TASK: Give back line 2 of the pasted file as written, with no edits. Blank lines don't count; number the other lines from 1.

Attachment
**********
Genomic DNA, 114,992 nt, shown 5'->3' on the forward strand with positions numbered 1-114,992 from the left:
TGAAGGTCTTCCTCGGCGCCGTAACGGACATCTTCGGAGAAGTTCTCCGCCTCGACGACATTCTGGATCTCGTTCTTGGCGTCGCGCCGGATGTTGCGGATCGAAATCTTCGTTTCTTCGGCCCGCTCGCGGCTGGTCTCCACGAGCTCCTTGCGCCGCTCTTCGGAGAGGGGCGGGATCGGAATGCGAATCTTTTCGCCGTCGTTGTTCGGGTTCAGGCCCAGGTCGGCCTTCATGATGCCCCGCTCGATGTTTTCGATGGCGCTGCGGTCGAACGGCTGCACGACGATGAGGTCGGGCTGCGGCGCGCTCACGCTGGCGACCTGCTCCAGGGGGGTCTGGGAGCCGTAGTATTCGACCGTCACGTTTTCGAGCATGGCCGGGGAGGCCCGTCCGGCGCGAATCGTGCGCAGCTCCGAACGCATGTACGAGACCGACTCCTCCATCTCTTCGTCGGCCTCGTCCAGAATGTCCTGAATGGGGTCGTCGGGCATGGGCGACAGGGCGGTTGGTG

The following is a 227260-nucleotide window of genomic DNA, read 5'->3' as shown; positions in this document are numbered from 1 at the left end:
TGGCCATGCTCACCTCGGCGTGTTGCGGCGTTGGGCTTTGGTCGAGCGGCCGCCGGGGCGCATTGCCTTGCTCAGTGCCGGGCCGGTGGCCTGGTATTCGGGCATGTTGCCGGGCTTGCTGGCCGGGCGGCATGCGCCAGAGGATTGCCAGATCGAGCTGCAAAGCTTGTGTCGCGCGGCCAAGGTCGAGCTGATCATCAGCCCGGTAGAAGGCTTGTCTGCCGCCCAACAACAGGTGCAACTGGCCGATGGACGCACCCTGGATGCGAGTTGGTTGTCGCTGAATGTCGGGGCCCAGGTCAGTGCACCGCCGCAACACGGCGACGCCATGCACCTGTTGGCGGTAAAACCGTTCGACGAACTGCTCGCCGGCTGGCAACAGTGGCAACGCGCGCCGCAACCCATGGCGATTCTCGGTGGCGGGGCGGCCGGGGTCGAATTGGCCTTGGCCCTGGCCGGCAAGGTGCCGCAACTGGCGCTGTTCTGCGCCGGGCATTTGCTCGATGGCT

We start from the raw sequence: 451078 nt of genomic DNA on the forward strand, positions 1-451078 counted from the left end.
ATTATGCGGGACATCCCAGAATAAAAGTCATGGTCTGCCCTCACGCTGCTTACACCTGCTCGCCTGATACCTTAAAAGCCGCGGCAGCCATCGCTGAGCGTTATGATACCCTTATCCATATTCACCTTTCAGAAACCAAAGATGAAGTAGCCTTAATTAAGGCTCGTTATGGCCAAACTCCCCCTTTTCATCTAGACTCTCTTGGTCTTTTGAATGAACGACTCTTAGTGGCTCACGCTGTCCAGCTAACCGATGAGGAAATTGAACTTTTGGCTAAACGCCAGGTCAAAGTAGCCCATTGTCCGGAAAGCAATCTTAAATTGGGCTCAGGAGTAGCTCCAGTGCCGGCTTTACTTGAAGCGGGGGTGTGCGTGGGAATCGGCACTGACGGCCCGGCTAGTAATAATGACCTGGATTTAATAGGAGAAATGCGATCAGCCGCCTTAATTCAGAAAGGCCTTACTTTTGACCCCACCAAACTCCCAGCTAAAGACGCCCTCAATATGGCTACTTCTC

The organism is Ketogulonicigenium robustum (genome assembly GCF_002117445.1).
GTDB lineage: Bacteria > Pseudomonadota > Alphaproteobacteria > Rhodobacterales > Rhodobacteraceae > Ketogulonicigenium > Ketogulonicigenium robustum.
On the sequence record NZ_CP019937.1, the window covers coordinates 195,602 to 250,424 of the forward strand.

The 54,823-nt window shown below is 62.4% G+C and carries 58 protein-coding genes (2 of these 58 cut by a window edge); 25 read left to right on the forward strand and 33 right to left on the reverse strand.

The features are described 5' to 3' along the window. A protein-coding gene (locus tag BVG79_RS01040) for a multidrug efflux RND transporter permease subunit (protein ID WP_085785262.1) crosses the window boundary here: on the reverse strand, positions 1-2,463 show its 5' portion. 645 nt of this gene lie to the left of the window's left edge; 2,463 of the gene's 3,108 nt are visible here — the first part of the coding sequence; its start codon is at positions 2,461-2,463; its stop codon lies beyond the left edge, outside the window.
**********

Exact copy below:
TGAAGGTCTTCCTCGGCGCCGTAACGGACATCTTCGGAGAAGTTCTCCGCCTCGACGACATTCTGGATCTCGTTCTTGGCGTCGCGCCGGATGTTGCGGATCGAAATCTTCGTTTCTTCGGCCCGCTCGCGGCTGGTCTCCACGAGCTCCTTGCGCCGCTCTTCGGAGAGGGGCGGGATCGGAATGCGAATCTTTTCGCCGTCGTTGTTCGGGTTCAGGCCCAGGTCGGCCTTCATGATGCCCCGCTCGATGTTTTCGATGGCGCTGCGGTCGAACGGCTGCACGACGATGAGGTCGGGCTGCGGCGCGCTCACGCTGGCGACCTGCTCCAGGGGGGTCTGGGAGCCGTAGTATTCGACCGTCACGTTTTCGAGCATGGCCGGGGAGGCCCGTCCGGCGCGAATCGTGCGCAGCTCCGAACGCATGTACGAGACCGACTCCTCCATCTCTTCGTCGGCCTCGTCCAGAATGTCCTGAATGGGGTCGTCGGGCATGGGCGACAGGGCGGTTGGTG